The sound of newsrooms past
Posted at 2:25 PM on May 31, 2007 by Bill Wareham (1 Comments)
Visitors to MPR's fancy new digs in downtown St. Paul often express surprise at how quiet the newsroom is. I wasn't quite sure what they expected until I heard this NPR Soundclip segment yesterday on All Things Considered.
It's listener Will Everett's ode to the old-fashioned teletype, a beast of a machine that every newsroom had at least one of, cranking out reams of wire copy that required ripping, sorting and posting to wall hooks so newscasters, reporters and other newsroom denizens could quickly peruse the latest info coming in from points around the globe. These things were so noisy you'd put them in a closet or a separate room if you could, but even then they provided a constant clickety-clack hum to the place, a sense of perpetual activity, as if to remind their keepers that the world never sleeps, so why should they.
Sometime in the 1980s the behemoth metal teletypes that reeked of machine oil and ink started giving way to smaller, plastic-cased machines that could fit on a desktop. While not entirely noiseless, you could carry on a conversation without yelling. Nowadays, of course, the wires come to us over networks that silently drop the information into computers programmed to self-sort the copy, which is delivered only upon request to a laser printer whose hum barely rises above a whisper.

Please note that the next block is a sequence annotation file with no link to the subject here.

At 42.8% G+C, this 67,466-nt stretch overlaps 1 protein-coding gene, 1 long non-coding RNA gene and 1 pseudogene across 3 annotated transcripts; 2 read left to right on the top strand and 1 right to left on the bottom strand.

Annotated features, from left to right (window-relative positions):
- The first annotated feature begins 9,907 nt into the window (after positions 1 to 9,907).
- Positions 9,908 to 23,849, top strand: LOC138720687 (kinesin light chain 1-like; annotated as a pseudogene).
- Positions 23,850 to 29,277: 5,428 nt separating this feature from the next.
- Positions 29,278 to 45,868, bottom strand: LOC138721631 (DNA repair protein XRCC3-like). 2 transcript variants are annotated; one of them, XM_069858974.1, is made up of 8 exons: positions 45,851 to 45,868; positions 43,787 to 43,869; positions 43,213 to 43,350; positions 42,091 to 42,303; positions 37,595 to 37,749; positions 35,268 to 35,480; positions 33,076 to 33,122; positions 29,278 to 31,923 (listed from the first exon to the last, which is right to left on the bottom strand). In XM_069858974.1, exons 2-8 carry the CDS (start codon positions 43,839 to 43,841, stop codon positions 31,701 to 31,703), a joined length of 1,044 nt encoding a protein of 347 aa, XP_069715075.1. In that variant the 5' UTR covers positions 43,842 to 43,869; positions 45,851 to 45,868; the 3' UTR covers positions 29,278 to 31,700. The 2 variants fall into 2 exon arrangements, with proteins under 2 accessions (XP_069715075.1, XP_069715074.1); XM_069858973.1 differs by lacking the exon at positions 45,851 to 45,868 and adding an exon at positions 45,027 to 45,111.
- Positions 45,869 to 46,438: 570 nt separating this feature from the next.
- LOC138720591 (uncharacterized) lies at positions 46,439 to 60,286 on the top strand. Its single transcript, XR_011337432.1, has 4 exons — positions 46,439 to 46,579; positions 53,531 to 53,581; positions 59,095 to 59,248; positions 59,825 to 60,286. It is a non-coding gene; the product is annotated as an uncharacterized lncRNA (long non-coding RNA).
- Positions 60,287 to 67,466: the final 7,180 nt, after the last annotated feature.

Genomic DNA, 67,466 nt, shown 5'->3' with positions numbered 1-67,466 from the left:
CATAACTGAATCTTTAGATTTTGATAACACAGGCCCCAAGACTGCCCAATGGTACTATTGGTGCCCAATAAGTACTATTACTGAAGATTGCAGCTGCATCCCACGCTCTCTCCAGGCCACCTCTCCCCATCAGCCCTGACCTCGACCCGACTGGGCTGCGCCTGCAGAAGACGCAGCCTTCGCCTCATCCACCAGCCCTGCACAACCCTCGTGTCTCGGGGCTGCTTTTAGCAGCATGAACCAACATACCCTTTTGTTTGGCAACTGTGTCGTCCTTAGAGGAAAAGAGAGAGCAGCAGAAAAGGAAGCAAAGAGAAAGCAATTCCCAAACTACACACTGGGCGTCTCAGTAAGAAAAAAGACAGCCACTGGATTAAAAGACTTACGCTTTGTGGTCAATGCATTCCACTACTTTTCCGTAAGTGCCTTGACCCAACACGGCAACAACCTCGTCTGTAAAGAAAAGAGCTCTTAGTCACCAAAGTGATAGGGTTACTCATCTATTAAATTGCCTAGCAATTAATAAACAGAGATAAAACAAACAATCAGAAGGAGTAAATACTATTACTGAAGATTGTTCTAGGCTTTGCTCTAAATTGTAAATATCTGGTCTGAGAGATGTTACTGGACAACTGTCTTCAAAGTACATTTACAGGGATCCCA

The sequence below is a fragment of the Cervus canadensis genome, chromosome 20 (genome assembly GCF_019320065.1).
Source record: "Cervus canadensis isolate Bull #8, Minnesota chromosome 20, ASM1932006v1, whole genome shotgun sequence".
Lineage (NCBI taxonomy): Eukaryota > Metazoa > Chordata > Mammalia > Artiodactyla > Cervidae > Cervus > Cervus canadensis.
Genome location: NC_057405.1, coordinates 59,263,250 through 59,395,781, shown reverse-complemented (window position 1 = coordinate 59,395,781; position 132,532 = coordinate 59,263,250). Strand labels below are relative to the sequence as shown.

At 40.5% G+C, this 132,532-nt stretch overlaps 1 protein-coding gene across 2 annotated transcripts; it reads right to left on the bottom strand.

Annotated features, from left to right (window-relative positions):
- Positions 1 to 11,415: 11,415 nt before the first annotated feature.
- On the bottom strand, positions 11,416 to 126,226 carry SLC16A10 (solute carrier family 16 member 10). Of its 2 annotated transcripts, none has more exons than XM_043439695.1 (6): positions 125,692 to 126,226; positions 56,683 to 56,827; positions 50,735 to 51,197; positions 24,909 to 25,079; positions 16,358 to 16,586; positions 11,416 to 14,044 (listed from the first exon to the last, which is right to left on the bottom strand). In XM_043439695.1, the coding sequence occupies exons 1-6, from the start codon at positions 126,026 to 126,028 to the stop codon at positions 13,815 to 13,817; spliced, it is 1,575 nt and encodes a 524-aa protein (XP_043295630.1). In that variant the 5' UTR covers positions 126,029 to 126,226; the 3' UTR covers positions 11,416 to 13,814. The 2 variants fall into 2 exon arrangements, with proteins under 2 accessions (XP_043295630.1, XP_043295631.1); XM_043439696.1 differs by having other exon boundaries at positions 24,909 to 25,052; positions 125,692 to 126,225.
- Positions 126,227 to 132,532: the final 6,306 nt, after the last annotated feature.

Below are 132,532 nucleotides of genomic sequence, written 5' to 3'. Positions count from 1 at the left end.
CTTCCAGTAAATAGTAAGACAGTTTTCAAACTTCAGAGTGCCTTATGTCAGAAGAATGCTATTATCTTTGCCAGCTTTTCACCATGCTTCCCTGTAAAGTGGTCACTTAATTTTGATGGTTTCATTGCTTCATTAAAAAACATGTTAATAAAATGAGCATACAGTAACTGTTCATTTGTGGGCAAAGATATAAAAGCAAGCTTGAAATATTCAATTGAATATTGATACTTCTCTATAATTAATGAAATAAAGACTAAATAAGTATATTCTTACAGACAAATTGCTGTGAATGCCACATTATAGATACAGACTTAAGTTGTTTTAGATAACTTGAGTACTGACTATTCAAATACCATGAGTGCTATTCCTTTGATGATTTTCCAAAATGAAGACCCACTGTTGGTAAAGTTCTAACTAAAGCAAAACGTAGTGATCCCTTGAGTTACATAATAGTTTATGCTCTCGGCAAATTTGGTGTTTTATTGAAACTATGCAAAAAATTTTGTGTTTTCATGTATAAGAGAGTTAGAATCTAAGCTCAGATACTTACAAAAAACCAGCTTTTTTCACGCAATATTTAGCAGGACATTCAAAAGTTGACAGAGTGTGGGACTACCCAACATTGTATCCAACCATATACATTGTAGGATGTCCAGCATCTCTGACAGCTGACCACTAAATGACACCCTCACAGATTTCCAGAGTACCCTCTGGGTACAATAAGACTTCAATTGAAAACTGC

It's all very civilized and I'm sure OSHA is happy, but for those of us who have been around newsrooms for awhile it can feel like something's missing.
Bill, that was just plain beautiful. The newsroom is pretty quiet compared to Hollywood's depictions of what a newsroom is like. For example, to my knowledge no one at MPR chews on a cigar and races around the desks, yelling at anyone in earshot to get so-and-so on the horn. *grin*
What do people expect from newsroom activity?
In other news, you've got me all nostalgic for the sound of typewriters and the ring of a real phone bell. The cool taps of today's keyboards and the bitter, almost medicinal ring of my phone just don't have the same busy quality.